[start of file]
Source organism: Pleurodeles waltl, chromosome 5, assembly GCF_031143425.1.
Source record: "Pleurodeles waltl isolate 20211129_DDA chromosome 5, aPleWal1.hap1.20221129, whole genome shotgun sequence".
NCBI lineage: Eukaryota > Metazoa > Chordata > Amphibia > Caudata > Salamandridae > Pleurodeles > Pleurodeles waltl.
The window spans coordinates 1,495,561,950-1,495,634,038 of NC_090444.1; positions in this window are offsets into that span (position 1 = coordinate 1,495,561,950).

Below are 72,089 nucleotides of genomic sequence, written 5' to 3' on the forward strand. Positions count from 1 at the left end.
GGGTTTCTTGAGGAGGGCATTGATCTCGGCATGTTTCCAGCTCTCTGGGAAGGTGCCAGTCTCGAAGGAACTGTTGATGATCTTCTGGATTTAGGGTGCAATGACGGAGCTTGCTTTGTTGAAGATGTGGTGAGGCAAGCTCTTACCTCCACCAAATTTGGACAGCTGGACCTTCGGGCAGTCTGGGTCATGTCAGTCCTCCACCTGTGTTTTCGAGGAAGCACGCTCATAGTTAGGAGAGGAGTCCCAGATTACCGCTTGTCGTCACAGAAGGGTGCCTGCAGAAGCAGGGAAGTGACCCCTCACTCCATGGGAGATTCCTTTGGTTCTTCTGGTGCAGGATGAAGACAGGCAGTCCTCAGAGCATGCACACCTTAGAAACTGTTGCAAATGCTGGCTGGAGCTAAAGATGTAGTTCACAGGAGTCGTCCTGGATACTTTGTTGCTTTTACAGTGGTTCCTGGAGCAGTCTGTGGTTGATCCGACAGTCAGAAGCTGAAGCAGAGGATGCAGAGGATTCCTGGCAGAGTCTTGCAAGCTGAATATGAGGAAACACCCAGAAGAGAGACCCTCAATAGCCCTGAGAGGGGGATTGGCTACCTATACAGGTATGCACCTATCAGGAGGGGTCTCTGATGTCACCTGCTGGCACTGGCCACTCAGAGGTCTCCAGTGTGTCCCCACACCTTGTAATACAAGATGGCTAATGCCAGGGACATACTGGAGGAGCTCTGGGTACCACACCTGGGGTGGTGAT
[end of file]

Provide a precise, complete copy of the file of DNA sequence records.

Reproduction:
Source organism: Pleurodeles waltl, chromosome 5, assembly GCF_031143425.1.
Source record: "Pleurodeles waltl isolate 20211129_DDA chromosome 5, aPleWal1.hap1.20221129, whole genome shotgun sequence".
NCBI lineage: Eukaryota > Metazoa > Chordata > Amphibia > Caudata > Salamandridae > Pleurodeles > Pleurodeles waltl.
The window spans coordinates 1,495,561,950-1,495,634,038 of NC_090444.1; positions in this window are offsets into that span (position 1 = coordinate 1,495,561,950).

Below are 72,089 nucleotides of genomic sequence, written 5' to 3' on the forward strand. Positions count from 1 at the left end.
GGGTTTCTTGAGGAGGGCATTGATCTCGGCATGTTTCCAGCTCTCTGGGAAGGTGCCAGTCTCGAAGGAACTGTTGATGATCTTCTGGATTTAGGGTGCAATGACGGAGCTTGCTTTGTTGAAGATGTGGTGAGGCAAGCTCTTACCTCCACCAAATTTGGACAGCTGGACCTTCGGGCAGTCTGGGTCATGTCAGTCCTCCACCTGTGTTTTCGAGGAAGCACGCTCATAGTTAGGAGAGGAGTCCCAGATTACCGCTTGTCGTCACAGAAGGGTGCCTGCAGAAGCAGGGAAGTGACCCCTCACTCCATGGGAGATTCCTTTGGTTCTTCTGGTGCAGGATGAAGACAGGCAGTCCTCAGAGCATGCACACCTTAGAAACTGTTGCAAATGCTGGCTGGAGCTAAAGATGTAGTTCACAGGAGTCGTCCTGGATACTTTGTTGCTTTTACAGTGGTTCCTGGAGCAGTCTGTGGTTGATCCGACAGTCAGAAGCTGAAGCAGAGGATGCAGAGGATTCCTGGCAGAGTCTTGCAAGCTGAATATGAGGAAACACCCAGAAGAGAGACCCTCAATAGCCCTGAGAGGGGGATTGGCTACCTATACAGGTATGCACCTATCAGGAGGGGTCTCTGATGTCACCTGCTGGCACTGGCCACTCAGAGGTCTCCAGTGTGTCCCCACACCTTGTAATACAAGATGGCTAATGCCAGGGACATACTGGAGGAGCTCTGGGTACCACACCTGGGGTGGTGAT